THE end of the lockdown looks like to signal the end for one of Darlington's town centre churches. A note has been attached to the fencing around the Congregational church in Union Street, behind Boots, said it was due to come down in May. That was delayed, and once the necessary paperwork regarding some bats is complete, the council expects to begin work in weeks.

It will put the church out of its misery. Its grand name is the Darlington Congregational Bicentenary Memorial Church, and it was opened on August 24, 1862 – 200 years to the day since 2,000 Puritan ministers had been expelled from the Church of England to from the Congregationalists.

They'd been worshipping in Union Street since 1812, and renowned local architect JP Pritchett designed the church for them, complete with its 100ft steeple. He also designed, in 1875, the Sunday School beside it.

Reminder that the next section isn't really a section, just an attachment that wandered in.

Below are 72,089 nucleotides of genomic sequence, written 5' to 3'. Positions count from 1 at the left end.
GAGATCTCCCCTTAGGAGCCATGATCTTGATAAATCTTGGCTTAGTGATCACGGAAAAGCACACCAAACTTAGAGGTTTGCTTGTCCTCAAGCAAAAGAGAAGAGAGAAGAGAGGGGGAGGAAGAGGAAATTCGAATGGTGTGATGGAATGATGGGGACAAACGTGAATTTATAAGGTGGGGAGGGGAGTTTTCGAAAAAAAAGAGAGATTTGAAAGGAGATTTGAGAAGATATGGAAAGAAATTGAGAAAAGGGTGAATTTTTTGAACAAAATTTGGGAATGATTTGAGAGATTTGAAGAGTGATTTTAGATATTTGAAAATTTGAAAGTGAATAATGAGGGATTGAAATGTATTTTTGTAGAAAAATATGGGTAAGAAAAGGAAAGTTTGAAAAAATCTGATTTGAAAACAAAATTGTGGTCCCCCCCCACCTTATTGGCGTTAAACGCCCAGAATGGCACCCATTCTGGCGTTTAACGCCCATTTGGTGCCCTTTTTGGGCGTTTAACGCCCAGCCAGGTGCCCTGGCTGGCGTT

In 1972, the Congregationalists merged with the Presbyterians to form the United Reformed Church, and Union Street, surplus to requirements, was sold. It became a carpet and furniture showroom, but was unloved and deteriorated.

Before it goes, a photographic survey will record it. Its foundation stone will be salvaged, and it would be nice to think some of the other Gothic carvings could be saved to make a little feature in whatever comes next on the site that has had a Congregational connection for nearly 210 years.